Welcome to our online support service. We hope to provide a platform for questions asked and answered by actual nebuliser users. Questions such as how to choose and get the best out of your nebuliser.

We encourage you to post or ask any product related comments and ideas but please avoid any profanity or leaving your personal contact information such as email or phone numbers.

We look forward to hearing from you and will help where we can.

Thursday, 24 October 2013

Nebulisers and COPD

Although not everybody who needs a nebuliser has COPD, we do take a lot of calls from those who do as well as their relatives and friends. “My friend has COPD and I was wondering if they would benefit from a nebuliser if I bought one?” “My mother used a nebuliser in A&E and I was wondering would she benefit from having one at home?”

The first person to speak to has to be the medical professional who is helping with your COPD. It could be the COPD Nurse the British Lung Foundation Nurse the Respiratory Nurse or the G.P. They will decide if now is the right time for you or your relative to have a nebuliser at home. They will decide which medication to prescribe to use with it and advise on how often you may need to nebulise. For some people its a regular daily routine for others it's as and when.

We can help you choose the right nebuliser to suit your needs and there is lots of information throughout this blog to get you started. You can click HERE to view our range or call us on 01942 70120

COPD stands for chronic obstructive pulmonary disease. It is the name used to describe a number of conditions, including chronic bronchitis and emphysema, where people have difficulty breathing because of long-term damage to their lungs.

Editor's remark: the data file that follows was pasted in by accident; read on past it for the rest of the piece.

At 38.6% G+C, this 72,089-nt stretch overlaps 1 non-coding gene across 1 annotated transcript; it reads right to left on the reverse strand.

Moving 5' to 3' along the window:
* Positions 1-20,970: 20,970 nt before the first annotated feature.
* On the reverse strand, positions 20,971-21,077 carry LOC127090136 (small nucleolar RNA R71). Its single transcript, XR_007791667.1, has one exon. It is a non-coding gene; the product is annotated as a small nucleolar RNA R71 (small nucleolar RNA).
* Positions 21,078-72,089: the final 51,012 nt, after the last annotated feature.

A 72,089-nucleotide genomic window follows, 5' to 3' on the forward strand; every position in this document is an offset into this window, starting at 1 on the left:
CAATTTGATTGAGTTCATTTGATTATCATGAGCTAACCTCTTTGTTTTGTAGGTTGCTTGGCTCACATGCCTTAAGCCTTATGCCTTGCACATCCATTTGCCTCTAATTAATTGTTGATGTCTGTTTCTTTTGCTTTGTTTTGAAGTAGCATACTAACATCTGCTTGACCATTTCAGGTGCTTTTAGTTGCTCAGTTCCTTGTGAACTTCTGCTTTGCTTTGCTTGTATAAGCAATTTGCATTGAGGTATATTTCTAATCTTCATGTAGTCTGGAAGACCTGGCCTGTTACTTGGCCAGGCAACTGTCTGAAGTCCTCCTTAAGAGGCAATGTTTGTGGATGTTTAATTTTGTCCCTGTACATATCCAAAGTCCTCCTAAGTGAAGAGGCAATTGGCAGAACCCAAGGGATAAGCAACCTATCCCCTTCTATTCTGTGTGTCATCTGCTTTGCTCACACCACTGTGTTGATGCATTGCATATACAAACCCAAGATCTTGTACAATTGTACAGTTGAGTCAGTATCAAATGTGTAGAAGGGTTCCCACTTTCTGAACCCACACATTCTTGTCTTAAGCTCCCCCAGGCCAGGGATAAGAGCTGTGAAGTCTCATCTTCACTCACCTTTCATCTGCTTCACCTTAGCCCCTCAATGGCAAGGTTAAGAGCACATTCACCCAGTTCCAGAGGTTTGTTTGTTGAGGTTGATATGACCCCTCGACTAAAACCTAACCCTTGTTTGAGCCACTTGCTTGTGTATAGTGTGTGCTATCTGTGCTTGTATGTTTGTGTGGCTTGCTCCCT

If you want to read more about COPD then the British Lung Foundation have some excellent, simple to follow pages on their website which you can find HERE or by clicking on the link below and there are leaflets and publications available if your friend or family member hasn’t got access to the internet. 

http://www.blf.org.uk/Conditions/Detail/COPD

Wednesday, 2 October 2013

Pulse Oximetry. A quick re-cap.

Pulse Oximetry is a technology used to determine the amount of oxygen in your blood. Keeping levels within a normal range means oxygen is being delivered to the cells of your body to keep them functioning. Its application is simple and it provides information about low blood oxygen conditions and your pulse rate. You can check out our pulse oximeters, the PO 30  by clicking HERE. However it should be regarded as only one aspect of your total assessment and if you have any concerns at all you should always seek medical help

Normally oxygen saturation percentage should always be above 97 percent. Readings below this indicate varying levels of low blood oxygen (hypoxia). The term "normal" however can be misleading. If you have a chest condition such as COPD you may always have a lower than average amount of oxygen in your blood which means a pulse oximeter reading of 92 to 95 percent may be "normal" for you, each person is different. Other factors can affect the readings, even nail varnish and you can read more about the limitations HERE It also monitors your fingertip pulse rate and for adults and adolescents when resting an average pulse is between 60-100 beats per minute but for those of you with a pre existing medical condition it can vary. It doesn't monitor your pulses rhythm or strength and you can read more about factors which may alter your pulse rate reading HERE

There are many breathing tests which may be done to assess just what's happening to your lungs and you can read more about them on the British Lung Foundation website  http://www.blf.org.uk/Page/Breathing-tests  and many reasons for breathlessness which you can read about here http://www.blf.org.uk/conditions/detail/breathlessness

Getting out of breath can be very frightening, which makes the breathlessness worse. In trying to avoid this, people often reduce the amount of activity they do. However, this does not help, as over time you become unfit, tired and more breathless. (http://www.blf.org.uk/Page/Pulmonary-rehab) A pulse oximeter can be an invaluable tool in helping you monitor your symptoms and if you you think you, a friend or relative would benefit then take a look at the PO 30  HERE